Increased taxes supported with a caveat
Even some respondents who said they would support a tax increase said changes need to be made. “The way I understand it, is that Pine Crest is operating way over their budget,” a Merrill woman said. “If we are able to increase the budget a little, (with minor tax increases), that is fine with me. If it is going to require hundreds of dollars of increases in taxes, then I do not support that and feel it maybe should be sold.”
“A society is judged by how it cares for the most vulnerable among them. How can we not care for those who spent their lives caring for us?” Cathy Robinson said. “I have followed this situation closely. It seems there have been options on the table the County Board has chosen to discount. It also seems, that while they were elected to represent our choices, they have instead chosen to prevent our opinions from being heard. Using the statement that the suggested options to keep Pine Crest open are just temporary measures and we will be back in this situation again in a couple of years suggests the future will always be the same as today. We have no way of knowing what the future holds, what other opportunities may arise to solidify the financial foundation of Pine Crest. Our county, our elderly, and those who need Pine Crest deserve the chance to work toward more permanent solutions.”
“We need to have clear information regarding the current tax base, anticipated future tax base, actual costs to run Pine Crest, and a detailed plan for managing it well in the future if we keep it,” Patty Procknow said. “Pine Crest is a County asset which has been relied upon for a very long time. I would like to see it stay as a County asset but we need a plan for managing it.”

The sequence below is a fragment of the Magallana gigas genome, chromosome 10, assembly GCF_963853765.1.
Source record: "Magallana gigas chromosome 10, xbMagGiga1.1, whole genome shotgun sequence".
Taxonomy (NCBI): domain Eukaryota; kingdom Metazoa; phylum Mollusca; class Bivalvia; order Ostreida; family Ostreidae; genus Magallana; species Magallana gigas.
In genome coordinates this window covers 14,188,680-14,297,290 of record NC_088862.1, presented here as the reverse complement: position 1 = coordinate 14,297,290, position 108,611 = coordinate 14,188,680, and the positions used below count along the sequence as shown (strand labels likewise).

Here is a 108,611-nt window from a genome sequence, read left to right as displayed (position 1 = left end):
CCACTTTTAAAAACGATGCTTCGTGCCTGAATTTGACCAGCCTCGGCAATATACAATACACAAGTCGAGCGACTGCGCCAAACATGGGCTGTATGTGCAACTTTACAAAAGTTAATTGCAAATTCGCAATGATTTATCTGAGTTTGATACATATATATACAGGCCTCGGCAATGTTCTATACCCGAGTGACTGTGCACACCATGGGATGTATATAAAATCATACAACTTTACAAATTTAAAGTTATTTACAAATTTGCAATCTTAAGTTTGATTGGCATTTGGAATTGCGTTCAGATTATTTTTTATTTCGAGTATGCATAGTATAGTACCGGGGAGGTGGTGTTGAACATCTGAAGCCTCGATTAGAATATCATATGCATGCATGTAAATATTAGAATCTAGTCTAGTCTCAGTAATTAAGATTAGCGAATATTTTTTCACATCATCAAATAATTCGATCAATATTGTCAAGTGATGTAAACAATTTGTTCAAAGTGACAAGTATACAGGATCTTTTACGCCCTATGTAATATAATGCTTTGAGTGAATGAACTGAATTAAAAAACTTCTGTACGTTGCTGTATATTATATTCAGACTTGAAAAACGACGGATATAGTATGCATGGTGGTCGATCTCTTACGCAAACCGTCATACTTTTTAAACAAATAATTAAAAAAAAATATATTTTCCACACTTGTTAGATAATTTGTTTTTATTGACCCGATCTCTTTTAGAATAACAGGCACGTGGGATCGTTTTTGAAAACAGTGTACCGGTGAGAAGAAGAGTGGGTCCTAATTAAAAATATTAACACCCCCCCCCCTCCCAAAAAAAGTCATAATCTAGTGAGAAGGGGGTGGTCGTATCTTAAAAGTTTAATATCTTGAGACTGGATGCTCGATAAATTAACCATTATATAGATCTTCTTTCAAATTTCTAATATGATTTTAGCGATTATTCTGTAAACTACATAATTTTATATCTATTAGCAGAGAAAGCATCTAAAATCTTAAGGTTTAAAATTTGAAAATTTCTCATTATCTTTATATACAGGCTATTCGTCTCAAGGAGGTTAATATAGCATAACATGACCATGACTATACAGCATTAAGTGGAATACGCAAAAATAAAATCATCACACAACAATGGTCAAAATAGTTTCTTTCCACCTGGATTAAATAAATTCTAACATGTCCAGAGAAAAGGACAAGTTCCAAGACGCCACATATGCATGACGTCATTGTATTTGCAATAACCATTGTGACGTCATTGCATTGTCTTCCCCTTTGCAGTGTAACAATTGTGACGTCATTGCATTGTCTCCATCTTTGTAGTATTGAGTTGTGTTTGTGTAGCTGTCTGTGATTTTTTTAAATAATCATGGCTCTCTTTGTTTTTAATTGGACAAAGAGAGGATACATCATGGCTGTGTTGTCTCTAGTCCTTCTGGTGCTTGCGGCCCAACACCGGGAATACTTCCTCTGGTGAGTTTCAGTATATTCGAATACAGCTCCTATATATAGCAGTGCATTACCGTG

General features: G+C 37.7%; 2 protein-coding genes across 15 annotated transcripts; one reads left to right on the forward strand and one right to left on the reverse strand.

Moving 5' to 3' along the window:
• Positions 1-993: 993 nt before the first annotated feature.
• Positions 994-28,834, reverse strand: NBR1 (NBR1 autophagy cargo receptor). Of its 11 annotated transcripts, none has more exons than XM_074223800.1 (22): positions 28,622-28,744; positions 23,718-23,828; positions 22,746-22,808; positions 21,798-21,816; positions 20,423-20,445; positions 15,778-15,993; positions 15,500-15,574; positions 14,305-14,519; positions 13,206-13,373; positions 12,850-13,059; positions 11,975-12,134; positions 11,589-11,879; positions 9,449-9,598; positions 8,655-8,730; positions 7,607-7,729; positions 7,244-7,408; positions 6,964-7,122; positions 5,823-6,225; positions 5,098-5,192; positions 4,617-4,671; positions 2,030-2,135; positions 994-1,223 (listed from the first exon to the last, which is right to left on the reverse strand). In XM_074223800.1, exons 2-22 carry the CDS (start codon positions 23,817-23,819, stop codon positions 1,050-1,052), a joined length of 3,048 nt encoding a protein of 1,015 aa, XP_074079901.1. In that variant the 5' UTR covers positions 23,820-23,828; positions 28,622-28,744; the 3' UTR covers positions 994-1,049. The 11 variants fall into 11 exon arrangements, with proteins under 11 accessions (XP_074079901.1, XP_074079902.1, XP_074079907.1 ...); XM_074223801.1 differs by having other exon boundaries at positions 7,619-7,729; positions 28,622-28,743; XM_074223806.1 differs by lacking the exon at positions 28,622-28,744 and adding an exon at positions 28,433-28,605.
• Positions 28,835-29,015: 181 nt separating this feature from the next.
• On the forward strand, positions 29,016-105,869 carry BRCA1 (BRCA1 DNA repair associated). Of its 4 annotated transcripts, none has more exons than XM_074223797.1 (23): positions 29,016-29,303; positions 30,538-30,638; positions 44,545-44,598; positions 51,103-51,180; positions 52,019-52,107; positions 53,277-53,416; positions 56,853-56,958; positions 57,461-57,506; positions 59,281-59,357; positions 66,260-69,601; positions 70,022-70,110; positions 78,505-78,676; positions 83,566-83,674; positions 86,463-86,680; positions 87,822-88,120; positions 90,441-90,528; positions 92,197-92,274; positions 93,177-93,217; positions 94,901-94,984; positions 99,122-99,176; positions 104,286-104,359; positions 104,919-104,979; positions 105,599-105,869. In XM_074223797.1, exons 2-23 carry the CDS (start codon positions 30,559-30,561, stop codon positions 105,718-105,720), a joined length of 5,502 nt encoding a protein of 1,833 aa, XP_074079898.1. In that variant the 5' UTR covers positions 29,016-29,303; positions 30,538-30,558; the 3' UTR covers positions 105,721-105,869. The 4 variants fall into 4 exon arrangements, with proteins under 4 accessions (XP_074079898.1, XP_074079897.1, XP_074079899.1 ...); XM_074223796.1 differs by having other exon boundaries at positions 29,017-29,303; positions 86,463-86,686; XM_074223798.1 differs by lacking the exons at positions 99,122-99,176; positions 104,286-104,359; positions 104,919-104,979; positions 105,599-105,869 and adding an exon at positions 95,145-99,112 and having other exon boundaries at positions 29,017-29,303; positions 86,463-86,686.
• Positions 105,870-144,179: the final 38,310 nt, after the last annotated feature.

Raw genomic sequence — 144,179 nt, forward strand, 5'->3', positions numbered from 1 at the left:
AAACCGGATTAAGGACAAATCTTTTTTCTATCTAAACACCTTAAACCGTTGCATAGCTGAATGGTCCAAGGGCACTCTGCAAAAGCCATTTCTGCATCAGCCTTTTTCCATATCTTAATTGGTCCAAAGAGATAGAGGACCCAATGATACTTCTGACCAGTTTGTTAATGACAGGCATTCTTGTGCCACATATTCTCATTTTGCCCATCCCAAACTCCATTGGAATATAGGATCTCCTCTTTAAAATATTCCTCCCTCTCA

“[I] have 25+ years working as a CFO at three different Wisconsin hospitals and advanced each one from 6-digit annual losses to 7-digit annual profits,” Thomas J. Semling said. “The primary cause was mismanagement and pocket lining.”
“I would support Lincoln County retaining ownership of Pine Crest pending an assessment by an experienced consultant in geriatric services/long-term care specialist who could provide a comprehensive assessment of the quality of the existing services, given the declines that have occurred since the onset of North Central Health Care system assuming the management of the facility,” Mary Jo Rajek said. “An experienced consultant can make recommendations as to how to maximize the potential for long-term care services and revenue-producing programs to offset the expected costs of operations when residents age in place and their care is covered through Medicaid (which has never covered the costs of actual care needs). I have worked in rehabilitation services for over 44 years to include long term care, inpatient rehab services, outpatient rehab services, specialty outpatient clinics for traumatic brain injury, MS, home health, and adult day care. Both of my parents have been residents at Pine Crest … What I have observed since my return to Pine Crest has been nothing short of an administrative debacle since the management takeover by NCHC. Cost cutting measures have directly impacted the quality of care the residents receive with loss of experienced clinicians, chronically short-staffed units, [and] temp staff who do not have the familiarity with the residents [and] their medical complexities and longer-term emotional needs. While the current care may be adequate, it is not remotely the quality it was when my parents were there several years ago.”